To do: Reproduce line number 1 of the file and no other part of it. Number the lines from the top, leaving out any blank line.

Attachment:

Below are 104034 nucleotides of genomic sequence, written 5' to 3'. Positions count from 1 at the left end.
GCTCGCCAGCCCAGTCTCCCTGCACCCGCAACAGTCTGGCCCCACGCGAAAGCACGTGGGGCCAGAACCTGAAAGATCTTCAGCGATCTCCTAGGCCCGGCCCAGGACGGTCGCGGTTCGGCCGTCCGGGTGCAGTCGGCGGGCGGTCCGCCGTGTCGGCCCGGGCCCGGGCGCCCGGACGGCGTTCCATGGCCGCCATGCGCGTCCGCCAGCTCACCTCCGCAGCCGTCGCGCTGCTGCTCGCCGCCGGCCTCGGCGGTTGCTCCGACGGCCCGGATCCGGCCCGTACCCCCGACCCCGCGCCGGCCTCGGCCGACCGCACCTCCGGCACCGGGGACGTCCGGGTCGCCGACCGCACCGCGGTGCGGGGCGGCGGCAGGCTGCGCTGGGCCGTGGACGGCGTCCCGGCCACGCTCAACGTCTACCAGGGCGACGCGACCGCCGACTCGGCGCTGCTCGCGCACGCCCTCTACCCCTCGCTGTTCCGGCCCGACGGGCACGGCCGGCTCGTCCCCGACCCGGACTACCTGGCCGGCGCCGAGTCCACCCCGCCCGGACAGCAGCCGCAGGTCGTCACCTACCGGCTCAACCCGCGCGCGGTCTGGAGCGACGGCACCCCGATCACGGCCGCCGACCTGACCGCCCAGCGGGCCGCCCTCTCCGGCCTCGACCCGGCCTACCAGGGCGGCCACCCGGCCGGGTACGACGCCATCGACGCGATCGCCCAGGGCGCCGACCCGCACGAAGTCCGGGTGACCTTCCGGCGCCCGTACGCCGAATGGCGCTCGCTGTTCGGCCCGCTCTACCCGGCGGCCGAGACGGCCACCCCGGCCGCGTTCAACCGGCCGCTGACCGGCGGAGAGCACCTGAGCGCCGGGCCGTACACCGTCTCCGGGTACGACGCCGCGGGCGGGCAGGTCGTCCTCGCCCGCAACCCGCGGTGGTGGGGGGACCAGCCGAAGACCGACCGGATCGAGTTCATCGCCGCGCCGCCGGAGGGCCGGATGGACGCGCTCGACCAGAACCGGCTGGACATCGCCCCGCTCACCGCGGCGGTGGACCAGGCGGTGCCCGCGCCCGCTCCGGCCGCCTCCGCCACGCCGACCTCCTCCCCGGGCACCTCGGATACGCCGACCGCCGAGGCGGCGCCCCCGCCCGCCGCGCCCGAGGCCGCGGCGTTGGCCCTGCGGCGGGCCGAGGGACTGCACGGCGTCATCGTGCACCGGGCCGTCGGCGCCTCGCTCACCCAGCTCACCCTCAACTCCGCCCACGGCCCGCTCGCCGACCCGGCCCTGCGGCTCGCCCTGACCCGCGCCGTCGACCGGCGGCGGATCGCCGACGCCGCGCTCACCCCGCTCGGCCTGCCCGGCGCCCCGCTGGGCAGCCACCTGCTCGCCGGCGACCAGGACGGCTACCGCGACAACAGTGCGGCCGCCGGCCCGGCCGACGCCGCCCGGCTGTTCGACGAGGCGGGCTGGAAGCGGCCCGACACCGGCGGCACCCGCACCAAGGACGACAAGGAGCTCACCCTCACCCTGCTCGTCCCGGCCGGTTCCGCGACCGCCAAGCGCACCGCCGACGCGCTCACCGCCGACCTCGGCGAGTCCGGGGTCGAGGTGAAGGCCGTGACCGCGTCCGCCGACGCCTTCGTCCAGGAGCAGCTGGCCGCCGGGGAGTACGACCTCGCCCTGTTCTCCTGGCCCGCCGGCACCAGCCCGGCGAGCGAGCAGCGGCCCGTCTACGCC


Below are 104034 nucleotides of genomic sequence, written 5' to 3'. Positions count from 1 at the left end.